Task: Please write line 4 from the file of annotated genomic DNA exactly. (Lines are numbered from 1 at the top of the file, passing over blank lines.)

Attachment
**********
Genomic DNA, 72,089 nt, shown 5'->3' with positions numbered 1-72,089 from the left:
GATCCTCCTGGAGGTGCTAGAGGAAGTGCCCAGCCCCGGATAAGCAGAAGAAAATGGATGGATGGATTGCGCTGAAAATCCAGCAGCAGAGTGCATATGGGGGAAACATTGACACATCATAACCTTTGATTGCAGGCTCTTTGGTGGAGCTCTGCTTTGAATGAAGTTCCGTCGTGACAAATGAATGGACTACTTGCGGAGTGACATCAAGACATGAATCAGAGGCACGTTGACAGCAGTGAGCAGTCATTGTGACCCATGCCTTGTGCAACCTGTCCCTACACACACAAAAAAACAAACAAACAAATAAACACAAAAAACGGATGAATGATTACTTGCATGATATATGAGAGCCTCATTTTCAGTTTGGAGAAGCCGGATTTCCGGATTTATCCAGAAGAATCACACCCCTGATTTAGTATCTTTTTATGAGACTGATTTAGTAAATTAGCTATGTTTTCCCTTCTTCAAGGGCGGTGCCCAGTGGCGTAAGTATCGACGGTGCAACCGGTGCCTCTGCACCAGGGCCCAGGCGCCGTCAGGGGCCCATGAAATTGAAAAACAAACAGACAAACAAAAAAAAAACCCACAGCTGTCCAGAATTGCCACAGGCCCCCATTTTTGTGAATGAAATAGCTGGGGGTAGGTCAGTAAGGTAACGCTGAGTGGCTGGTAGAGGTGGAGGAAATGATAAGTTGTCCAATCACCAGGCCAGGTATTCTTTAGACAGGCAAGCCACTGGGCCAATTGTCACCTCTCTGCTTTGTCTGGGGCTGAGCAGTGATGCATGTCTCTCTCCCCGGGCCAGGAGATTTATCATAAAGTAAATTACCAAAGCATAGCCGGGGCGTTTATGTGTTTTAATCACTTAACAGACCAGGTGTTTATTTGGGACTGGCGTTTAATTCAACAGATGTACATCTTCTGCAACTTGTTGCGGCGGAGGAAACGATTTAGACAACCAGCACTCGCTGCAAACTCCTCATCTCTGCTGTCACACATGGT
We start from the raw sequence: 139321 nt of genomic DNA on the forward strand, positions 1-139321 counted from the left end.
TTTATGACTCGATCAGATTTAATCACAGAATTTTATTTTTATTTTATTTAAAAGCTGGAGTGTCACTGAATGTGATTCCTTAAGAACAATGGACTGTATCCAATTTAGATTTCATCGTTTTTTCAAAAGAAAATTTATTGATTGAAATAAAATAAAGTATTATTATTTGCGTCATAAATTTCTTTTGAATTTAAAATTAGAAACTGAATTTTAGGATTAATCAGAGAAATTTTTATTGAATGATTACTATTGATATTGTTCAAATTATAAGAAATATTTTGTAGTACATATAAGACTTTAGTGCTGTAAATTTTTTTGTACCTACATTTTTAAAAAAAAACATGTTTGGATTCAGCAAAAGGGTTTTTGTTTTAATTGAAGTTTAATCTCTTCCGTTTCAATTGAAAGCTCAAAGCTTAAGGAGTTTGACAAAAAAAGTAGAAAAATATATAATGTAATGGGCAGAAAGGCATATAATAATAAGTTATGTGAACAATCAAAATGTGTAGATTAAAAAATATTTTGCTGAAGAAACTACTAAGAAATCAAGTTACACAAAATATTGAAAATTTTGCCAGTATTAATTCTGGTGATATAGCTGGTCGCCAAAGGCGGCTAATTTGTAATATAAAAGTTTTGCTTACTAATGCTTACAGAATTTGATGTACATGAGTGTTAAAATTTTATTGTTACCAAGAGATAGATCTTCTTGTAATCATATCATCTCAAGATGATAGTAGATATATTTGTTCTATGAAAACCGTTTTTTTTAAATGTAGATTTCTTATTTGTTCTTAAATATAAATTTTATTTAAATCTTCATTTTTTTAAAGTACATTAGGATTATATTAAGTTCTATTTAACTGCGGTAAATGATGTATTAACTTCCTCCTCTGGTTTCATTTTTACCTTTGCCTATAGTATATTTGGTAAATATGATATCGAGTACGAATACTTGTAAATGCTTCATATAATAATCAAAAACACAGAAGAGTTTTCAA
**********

TTTATGACTCGATCAGATTTAATCACAGAATTTTATTTTTATTTTATTTAAAAGCTGGAGTGTCACTGAATGTGATTCCTTAAGAACAATGGACTGTATCCAATTTAGATTTCATCGTTTTTTCAAAAGAAAATTTATTGATTGAAATAAAATAAAGTATTATTATTTGCGTCATAAATTTCTTTTGAATTTAAAATTAGAAACTGAATTTTAGGATTAATCAGAGAAATTTTTATTGAATGATTACTATTGATATTGTTCAAATTATAAGAAATATTTTGTAGTACATATAAGACTTTAGTGCTGTAAATTTTTTTGTACCTACATTTTTAAAAAAAAACATGTTTGGATTCAGCAAAAGGGTTTTTGTTTTAATTGAAGTTTAATCTCTTCCGTTTCAATTGAAAGCTCAAAGCTTAAGGAGTTTGACAAAAAAAGTAGAAAAATATATAATGTAATGGGCAGAAAGGCATATAATAATAAGTTATGTGAACAATCAAAATGTGTAGATTAAAAAATATTTTGCTGAAGAAACTACTAAGAAATCAAGTTACACAAAATATTGAAAATTTTGCCAGTATTAATTCTGGTGATATAGCTGGTCGCCAAAGGCGGCTAATTTGTAATATAAAAGTTTTGCTTACTAATGCTTACAGAATTTGATGTACATGAGTGTTAAAATTTTATTGTTACCAAGAGATAGATCTTCTTGTAATCATATCATCTCAAGATGATAGTAGATATATTTGTTCTATGAAAACCGTTTTTTTTAAATGTAGATTTCTTATTTGTTCTTAAATATAAATTTTATTTAAATCTTCATTTTTTTAAAGTACATTAGGATTATATTAAGTTCTATTTAACTGCGGTAAATGATGTATTAACTTCCTCCTCTGGTTTCATTTTTACCTTTGCCTATAGTATATTTGGTAAATATGATATCGAGTACGAATACTTGTAAATGCTTCATATAATAATCAAAAACACAGAAGAGTTTTCAA